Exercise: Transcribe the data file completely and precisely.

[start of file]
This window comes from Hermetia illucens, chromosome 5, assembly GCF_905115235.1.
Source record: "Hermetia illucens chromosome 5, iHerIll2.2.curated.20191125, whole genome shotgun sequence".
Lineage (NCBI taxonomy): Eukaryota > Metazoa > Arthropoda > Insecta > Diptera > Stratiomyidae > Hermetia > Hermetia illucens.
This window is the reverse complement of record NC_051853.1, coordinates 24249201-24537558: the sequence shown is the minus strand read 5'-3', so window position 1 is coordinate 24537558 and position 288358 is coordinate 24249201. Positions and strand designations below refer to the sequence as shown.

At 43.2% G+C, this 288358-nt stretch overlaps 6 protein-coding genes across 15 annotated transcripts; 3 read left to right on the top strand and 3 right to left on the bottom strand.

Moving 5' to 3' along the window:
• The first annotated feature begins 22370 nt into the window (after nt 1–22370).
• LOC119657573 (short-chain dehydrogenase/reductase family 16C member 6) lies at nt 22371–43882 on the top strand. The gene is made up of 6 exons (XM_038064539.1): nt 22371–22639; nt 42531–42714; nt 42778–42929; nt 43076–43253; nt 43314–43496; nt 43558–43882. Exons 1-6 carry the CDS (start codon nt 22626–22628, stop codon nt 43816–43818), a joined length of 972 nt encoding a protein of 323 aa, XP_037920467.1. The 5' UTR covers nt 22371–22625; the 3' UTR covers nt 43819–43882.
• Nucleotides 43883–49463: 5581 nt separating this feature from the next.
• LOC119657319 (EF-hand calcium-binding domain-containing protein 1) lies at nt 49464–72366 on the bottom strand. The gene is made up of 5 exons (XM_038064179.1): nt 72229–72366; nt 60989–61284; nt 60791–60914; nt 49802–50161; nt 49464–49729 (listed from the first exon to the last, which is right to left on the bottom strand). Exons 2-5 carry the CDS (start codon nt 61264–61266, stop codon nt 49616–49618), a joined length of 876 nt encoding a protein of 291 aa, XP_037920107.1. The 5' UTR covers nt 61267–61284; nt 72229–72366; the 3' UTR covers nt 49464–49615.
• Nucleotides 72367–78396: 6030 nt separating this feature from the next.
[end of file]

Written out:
This window comes from Hermetia illucens, chromosome 5, assembly GCF_905115235.1.
Source record: "Hermetia illucens chromosome 5, iHerIll2.2.curated.20191125, whole genome shotgun sequence".
Lineage (NCBI taxonomy): Eukaryota > Metazoa > Arthropoda > Insecta > Diptera > Stratiomyidae > Hermetia > Hermetia illucens.
This window is the reverse complement of record NC_051853.1, coordinates 24249201-24537558: the sequence shown is the minus strand read 5'-3', so window position 1 is coordinate 24537558 and position 288358 is coordinate 24249201. Positions and strand designations below refer to the sequence as shown.

At 43.2% G+C, this 288358-nt stretch overlaps 6 protein-coding genes across 15 annotated transcripts; 3 read left to right on the top strand and 3 right to left on the bottom strand.

Moving 5' to 3' along the window:
• The first annotated feature begins 22370 nt into the window (after nt 1–22370).
• LOC119657573 (short-chain dehydrogenase/reductase family 16C member 6) lies at nt 22371–43882 on the top strand. The gene is made up of 6 exons (XM_038064539.1): nt 22371–22639; nt 42531–42714; nt 42778–42929; nt 43076–43253; nt 43314–43496; nt 43558–43882. Exons 1-6 carry the CDS (start codon nt 22626–22628, stop codon nt 43816–43818), a joined length of 972 nt encoding a protein of 323 aa, XP_037920467.1. The 5' UTR covers nt 22371–22625; the 3' UTR covers nt 43819–43882.
• Nucleotides 43883–49463: 5581 nt separating this feature from the next.
• LOC119657319 (EF-hand calcium-binding domain-containing protein 1) lies at nt 49464–72366 on the bottom strand. The gene is made up of 5 exons (XM_038064179.1): nt 72229–72366; nt 60989–61284; nt 60791–60914; nt 49802–50161; nt 49464–49729 (listed from the first exon to the last, which is right to left on the bottom strand). Exons 2-5 carry the CDS (start codon nt 61264–61266, stop codon nt 49616–49618), a joined length of 876 nt encoding a protein of 291 aa, XP_037920107.1. The 5' UTR covers nt 61267–61284; nt 72229–72366; the 3' UTR covers nt 49464–49615.
• Nucleotides 72367–78396: 6030 nt separating this feature from the next.